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That Mysterious US Space Plane Just Landed After a Mind-Blowing 780 Days in Orbit



The US Air Force's top secret, unpiloted space plane X-37B has arrived safely back on Earth after 780 days in orbit, the longest time in a craft.

Originally launched on 7 September 2017, the reusable vehicle landed once again on Sunday at NASA's Kennedy Space Center in Florida, after completing the fifth long-duration mission.

The first launch, which began in 2010, was only designed to fly for 270 days, but now, almost a decade later, these boeing-built space planes – of which there are at least two – have accumulated over 2,800 days in orbit.

"Today marks an incredibly exciting day for the 45th Space Wing," says commander Doug Schiess.

"Our team has been preparing for this event, and I am extremely proud to see their hard work and dedication in today's safe and successful landing of the X-37B."

Exactly what these spacecraft are doing.

A recent statement from the Air Force claims it is simply performing "risk reduction, experimentation and concept of operations" for reusable spacecraft technology; previous announcements have described tests for thermal protection systems, avionics, advanced propulsion systems, reentry and landing.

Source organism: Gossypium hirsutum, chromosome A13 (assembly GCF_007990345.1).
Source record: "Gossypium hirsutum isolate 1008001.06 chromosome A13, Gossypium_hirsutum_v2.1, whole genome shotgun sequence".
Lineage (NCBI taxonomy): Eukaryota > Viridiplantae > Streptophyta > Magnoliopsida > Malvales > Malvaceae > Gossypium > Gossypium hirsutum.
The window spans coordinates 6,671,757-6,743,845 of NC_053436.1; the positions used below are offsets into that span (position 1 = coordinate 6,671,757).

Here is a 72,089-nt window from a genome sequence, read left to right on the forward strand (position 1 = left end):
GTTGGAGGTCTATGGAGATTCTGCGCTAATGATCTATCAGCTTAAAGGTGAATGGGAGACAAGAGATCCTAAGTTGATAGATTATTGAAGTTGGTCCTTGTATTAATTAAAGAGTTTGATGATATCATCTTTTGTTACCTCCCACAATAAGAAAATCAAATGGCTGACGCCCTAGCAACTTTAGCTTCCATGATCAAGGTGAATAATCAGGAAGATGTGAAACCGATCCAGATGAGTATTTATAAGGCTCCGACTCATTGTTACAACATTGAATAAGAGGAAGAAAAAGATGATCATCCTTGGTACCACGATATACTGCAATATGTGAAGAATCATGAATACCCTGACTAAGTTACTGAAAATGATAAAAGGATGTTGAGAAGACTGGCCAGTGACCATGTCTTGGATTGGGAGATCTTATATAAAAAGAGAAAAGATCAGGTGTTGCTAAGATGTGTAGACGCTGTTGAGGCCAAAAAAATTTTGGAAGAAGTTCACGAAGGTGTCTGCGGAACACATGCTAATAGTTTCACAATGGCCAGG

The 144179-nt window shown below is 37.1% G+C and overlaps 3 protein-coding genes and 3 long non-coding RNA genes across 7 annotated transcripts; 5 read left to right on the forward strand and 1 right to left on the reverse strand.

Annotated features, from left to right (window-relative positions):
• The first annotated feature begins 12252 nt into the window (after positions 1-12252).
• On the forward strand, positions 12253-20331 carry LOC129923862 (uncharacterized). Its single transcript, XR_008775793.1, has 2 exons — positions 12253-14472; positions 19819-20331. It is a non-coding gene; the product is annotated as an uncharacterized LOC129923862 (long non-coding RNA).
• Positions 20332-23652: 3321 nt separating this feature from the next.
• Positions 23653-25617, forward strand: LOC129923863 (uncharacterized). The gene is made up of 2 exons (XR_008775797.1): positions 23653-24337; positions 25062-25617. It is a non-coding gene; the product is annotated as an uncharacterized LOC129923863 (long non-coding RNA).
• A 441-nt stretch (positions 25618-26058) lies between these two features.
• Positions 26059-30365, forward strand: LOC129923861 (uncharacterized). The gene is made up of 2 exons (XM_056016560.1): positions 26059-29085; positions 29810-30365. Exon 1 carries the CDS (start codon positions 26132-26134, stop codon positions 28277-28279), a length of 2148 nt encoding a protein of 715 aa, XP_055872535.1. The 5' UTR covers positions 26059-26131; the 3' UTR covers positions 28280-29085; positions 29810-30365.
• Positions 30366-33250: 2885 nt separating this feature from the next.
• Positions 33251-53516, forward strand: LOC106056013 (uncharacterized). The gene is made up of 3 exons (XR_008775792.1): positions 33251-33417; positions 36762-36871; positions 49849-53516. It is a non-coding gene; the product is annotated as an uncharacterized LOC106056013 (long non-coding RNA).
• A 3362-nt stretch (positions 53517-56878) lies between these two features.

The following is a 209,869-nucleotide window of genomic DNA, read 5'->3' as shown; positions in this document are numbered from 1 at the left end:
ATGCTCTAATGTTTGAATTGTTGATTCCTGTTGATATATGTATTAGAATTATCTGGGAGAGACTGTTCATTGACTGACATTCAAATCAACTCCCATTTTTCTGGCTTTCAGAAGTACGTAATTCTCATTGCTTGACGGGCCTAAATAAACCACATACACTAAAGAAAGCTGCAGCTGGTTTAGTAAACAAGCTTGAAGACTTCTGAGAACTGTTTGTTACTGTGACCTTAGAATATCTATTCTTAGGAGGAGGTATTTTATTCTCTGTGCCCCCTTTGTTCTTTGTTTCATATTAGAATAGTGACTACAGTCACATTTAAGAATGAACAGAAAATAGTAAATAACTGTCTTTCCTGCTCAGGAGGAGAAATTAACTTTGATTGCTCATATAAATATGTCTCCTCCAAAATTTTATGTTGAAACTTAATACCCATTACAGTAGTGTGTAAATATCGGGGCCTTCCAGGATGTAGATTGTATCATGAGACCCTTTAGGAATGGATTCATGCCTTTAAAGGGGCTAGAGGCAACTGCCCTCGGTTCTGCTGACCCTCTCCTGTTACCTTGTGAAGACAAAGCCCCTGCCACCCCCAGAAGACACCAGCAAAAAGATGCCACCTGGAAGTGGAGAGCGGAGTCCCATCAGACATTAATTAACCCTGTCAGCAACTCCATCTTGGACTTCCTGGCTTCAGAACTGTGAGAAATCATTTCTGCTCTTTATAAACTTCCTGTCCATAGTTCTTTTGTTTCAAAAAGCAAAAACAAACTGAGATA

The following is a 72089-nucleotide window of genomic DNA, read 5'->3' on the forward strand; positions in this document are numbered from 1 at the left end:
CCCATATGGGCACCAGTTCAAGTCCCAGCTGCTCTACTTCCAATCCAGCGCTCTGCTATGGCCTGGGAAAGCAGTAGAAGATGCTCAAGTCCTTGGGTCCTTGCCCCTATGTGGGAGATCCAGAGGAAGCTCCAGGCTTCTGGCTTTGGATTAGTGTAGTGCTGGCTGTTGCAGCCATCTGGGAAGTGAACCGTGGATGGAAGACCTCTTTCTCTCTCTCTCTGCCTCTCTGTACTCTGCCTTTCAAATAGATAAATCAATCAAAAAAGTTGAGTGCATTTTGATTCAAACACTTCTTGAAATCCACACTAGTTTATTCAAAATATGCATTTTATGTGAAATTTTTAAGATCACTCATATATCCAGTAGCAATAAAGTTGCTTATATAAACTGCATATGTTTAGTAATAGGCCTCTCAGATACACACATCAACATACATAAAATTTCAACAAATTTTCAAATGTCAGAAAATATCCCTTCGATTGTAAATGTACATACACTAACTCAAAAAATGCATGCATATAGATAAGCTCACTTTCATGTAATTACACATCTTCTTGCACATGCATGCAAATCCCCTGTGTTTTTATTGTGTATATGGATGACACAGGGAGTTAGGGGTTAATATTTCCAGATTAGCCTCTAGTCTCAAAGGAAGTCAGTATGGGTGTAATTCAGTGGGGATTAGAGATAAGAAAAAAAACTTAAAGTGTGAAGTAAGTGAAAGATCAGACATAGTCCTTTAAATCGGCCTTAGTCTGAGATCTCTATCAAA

Some of the details, however, have experts concerned.

"This program continues to push the envelope as the world's only reusable space vehicle. With a successful landing today, the X-37B completed its longest flight and successfully completed all mission objectives," says the Air Force capabilities director, Randy Walden.

"This mission was successfully hosted by the Air Force Research Laboratory experiments, among others, as well as providing a ride for small satellites."

Jonathan McDowell, an astronomer at the Harvard-Smithsonian Center for Astrophysics, tweeted "The United States or Russia has blatantly flouted the Convention."

Ever since 1962, the United Nations has maintained a Register of Objects Launched into Outer Space to keep tabs on which countries bear responsibility for space objects.

Well over 90 percent of satellites are registered, McDowell has found in his research, and this is usually done within one or two years of launching. Of all the unregistered satellites up there in orbit, however, the US is responsible for a third of them.

There is, of course, a possibility that the US government hasn't gotten around to registering these new satellites, but McDowell says that seems unlikely given what he knows.

"Top secret (even TS / SCI) does not trump international law and treaty," he Argues.

As Earth's orbit gets busier and busier, a massive point of contention. Not only is there fear of dangerous debris flying around our planet, there is also the problem of secret militarisation.

The US Air Force missions will come under far greater scrutiny. Next year, and once again, the particulars are anyone's guess.


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